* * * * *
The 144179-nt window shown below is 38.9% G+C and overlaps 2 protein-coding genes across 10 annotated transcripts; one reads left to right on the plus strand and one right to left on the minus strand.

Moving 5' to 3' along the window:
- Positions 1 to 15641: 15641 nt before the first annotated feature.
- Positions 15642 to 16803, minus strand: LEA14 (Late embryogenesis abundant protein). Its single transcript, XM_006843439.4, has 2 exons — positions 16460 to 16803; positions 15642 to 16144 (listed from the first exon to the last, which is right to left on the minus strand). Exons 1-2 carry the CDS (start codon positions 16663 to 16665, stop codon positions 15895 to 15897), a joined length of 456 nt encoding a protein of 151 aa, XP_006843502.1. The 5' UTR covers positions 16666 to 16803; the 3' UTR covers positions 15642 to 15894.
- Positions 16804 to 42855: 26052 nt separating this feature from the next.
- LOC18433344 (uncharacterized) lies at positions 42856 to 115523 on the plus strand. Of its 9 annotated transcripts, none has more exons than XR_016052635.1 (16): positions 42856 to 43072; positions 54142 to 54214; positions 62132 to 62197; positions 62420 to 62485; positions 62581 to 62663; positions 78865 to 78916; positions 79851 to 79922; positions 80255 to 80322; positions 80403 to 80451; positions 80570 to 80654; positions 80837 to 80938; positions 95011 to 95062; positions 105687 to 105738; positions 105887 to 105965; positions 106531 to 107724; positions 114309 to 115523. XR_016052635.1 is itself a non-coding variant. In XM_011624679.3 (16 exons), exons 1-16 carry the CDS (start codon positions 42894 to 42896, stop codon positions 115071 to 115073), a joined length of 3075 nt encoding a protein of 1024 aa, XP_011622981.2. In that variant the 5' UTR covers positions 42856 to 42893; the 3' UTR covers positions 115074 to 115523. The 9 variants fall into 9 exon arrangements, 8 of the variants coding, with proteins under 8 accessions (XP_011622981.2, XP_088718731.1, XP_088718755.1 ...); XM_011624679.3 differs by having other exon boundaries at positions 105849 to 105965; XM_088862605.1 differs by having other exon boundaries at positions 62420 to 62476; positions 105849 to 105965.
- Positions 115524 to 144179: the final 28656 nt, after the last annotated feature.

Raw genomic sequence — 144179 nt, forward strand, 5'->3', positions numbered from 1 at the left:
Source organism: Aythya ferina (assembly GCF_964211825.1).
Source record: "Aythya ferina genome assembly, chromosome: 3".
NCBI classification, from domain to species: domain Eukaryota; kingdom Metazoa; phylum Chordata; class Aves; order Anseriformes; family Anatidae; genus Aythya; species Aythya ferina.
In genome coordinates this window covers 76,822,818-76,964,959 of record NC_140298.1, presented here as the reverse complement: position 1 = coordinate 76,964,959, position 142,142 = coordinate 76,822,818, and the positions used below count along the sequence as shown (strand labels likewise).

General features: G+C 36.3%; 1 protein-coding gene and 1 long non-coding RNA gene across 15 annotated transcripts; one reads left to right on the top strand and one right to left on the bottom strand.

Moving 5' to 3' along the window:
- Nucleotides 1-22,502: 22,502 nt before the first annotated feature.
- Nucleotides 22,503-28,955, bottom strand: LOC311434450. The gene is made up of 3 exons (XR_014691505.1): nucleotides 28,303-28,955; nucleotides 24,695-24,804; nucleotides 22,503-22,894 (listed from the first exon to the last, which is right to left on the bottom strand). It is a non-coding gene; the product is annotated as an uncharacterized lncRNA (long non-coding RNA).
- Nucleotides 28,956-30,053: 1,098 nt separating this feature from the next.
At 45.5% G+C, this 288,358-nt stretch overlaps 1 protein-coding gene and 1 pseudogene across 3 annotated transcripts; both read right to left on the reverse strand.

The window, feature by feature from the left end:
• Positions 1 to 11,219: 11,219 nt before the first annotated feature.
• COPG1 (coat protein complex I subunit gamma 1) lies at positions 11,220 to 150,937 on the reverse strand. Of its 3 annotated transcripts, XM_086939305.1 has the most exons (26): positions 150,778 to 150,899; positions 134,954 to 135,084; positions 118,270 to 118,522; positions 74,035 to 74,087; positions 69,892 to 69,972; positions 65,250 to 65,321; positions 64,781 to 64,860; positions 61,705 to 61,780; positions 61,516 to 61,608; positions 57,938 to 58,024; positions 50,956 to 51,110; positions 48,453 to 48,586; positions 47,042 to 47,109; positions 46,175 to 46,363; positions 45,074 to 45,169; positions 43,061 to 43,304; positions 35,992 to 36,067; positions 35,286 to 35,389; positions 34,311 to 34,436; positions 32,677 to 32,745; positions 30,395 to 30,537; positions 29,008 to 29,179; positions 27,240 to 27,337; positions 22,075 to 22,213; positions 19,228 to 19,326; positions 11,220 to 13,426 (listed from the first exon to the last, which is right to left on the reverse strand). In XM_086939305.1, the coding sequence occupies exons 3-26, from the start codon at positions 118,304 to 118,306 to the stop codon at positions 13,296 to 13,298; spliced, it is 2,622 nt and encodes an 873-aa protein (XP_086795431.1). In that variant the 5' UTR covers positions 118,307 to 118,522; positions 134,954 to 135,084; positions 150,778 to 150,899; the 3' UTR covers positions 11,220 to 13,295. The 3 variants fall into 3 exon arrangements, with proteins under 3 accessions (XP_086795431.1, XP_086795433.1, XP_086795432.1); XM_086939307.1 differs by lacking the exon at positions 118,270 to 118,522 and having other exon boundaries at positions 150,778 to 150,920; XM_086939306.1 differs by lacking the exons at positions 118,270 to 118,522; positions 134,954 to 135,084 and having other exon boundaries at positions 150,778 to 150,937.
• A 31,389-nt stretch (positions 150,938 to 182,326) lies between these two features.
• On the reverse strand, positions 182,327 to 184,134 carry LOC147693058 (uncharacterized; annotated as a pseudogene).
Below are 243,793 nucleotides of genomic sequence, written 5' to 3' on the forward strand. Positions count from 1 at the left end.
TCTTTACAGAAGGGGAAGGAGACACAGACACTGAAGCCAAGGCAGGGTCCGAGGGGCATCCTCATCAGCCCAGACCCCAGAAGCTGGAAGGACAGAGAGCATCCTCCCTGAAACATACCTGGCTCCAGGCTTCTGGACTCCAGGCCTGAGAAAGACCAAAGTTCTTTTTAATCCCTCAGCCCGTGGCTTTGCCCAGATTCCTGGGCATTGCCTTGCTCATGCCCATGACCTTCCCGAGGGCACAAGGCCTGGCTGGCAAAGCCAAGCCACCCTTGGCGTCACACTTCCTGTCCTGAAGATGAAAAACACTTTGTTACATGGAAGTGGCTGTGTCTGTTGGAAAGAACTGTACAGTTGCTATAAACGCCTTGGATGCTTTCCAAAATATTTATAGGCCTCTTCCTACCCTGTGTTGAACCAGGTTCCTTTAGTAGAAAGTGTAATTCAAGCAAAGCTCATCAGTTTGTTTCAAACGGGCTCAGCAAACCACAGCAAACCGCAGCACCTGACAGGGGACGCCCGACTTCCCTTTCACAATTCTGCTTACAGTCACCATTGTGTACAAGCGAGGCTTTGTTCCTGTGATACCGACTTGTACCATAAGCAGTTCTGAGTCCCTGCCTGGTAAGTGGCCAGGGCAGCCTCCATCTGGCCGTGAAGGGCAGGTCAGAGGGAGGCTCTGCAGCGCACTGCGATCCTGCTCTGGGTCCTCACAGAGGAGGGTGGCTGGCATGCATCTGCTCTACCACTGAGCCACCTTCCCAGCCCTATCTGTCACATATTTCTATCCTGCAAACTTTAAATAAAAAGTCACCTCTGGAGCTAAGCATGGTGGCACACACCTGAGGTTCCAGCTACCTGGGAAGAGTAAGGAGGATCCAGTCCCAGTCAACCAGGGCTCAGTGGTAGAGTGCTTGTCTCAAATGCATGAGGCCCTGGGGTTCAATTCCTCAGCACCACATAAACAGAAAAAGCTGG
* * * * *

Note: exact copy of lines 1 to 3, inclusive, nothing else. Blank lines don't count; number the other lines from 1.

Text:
The 144179-nt window shown below is 38.9% G+C and overlaps 2 protein-coding genes across 10 annotated transcripts; one reads left to right on the plus strand and one right to left on the minus strand.

Moving 5' to 3' along the window:
- Positions 1 to 15641: 15641 nt before the first annotated feature.